When it comes to sustainability, nothing is more important to a farm than its soil.
The USDA’s Natural Resources Conservation Service is promoting soil health as the way to ensure the productivity of American agriculture while protecting our natural resources. By following four basic soil health principles, farmers can increase their soil’s fertility, improve water infiltration, sequester more carbon and improve wildlife and pollinator habitat. All of this can be accomplished while maintaining or improving yields.
The first soil health principle is to use plant diversity to increase diversity in the soil. Soil is teeming with life from bacteria to arthropods to earthworms. These organisms decompose and recycle the materials crops and other life depends on. Biodiversity helps to prevent disease and pest problems associated with monocultures, a diversity of plants supports the biological diversity of healthy soils. Landowners can support this diversity by establishing or maintaining a diverse crop rotation. Planting a mixture of cover crops is another way. Different cover crops provide different benefits, such as fixing nitrogen, scavenging nutrients and aerating the soil.
The next soil principle is to minimize soil disturbance by reducing tillage as much as possible. Tillage can destroy soil organic matter and structure along with the habitat that soil organisms need. Tillage, especially during warmer months, reduces water infiltration, increases runoff and can make the soil less productive. Reduced tillage, be it no-till, strip-till or other methods of conservation tillage will result in healthier soil, reduce soil erosion and save money on fuel, equipment and labor costs.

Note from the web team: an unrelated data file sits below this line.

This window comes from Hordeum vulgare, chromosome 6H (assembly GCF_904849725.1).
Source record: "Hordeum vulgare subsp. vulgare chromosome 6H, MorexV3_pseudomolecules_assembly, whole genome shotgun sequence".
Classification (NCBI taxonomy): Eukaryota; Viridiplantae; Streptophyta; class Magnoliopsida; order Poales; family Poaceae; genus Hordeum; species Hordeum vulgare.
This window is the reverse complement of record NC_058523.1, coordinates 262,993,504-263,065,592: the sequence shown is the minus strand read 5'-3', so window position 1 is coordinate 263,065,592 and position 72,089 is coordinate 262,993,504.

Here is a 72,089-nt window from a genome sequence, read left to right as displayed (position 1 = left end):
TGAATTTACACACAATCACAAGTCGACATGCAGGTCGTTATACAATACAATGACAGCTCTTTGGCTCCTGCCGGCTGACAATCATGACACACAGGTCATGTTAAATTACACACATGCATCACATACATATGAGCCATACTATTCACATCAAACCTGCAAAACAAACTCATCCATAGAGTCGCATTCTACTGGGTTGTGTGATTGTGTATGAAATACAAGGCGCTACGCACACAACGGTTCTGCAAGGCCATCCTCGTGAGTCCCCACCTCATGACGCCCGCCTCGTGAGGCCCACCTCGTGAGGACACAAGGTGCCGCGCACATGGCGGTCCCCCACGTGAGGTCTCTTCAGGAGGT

The final two soil health principles are closely related; keep plants growing throughout as much of the year as possible and keep the soil covered. Just as a barren field does not support life above the ground, it also does not support the soil organisms below the surface. Cover crops planted after harvest will feed soil organisms and greatly reduce soil erosion. Over time, cover crops will increase organic matter in the soil. Organic matter provides nutrients to crops and allows soil to retain more water, helping crops better withstand drought.
Soil health practices have many environmental benefits as well. Healthy soil practices reduce soil erosion and runoff. Runoff from agricultural land has a negative impact on water quality, such as algae blooms in Lake Erie. Healthy soils also store carbon instead of releasing it to the environment where it is linked to climate change. Cover crops provide food and cover for a variety of wildlife like native pollinators, upland birds and deer.
Conservationists with the USDA’s Natural Resources Conservation Service assist farmers in developing soil health management systems at no cost to the producer. In addition to technical assistance, farmers may be able to obtain USDA financial assistance for implementing some of the activities in their soil health management plan such as planting cover crops and adopting conservation tillage. To learn more about soil health, and to hear testimonials from farmers across the country who have adopted soil health principles, visit the USDA Natural Resources Conservation website at www.nrcs.usda.gov.